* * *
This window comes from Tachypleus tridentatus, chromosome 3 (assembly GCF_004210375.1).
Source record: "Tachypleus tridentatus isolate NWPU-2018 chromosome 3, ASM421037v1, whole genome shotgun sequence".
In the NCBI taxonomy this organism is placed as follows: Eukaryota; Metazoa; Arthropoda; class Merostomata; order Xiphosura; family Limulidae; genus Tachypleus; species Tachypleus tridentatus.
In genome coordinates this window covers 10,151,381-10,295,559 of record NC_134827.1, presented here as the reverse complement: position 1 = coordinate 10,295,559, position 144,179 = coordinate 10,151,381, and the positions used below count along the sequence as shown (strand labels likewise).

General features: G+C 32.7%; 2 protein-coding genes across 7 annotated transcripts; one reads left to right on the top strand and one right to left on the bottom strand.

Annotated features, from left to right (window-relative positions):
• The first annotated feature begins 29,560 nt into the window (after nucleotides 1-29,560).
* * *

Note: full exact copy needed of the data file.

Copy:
This window comes from Tachypleus tridentatus, chromosome 3 (assembly GCF_004210375.1).
Source record: "Tachypleus tridentatus isolate NWPU-2018 chromosome 3, ASM421037v1, whole genome shotgun sequence".
In the NCBI taxonomy this organism is placed as follows: Eukaryota; Metazoa; Arthropoda; class Merostomata; order Xiphosura; family Limulidae; genus Tachypleus; species Tachypleus tridentatus.
In genome coordinates this window covers 10,151,381-10,295,559 of record NC_134827.1, presented here as the reverse complement: position 1 = coordinate 10,295,559, position 144,179 = coordinate 10,151,381, and the positions used below count along the sequence as shown (strand labels likewise).

General features: G+C 32.7%; 2 protein-coding genes across 7 annotated transcripts; one reads left to right on the top strand and one right to left on the bottom strand.

Annotated features, from left to right (window-relative positions):
• The first annotated feature begins 29,560 nt into the window (after nucleotides 1-29,560).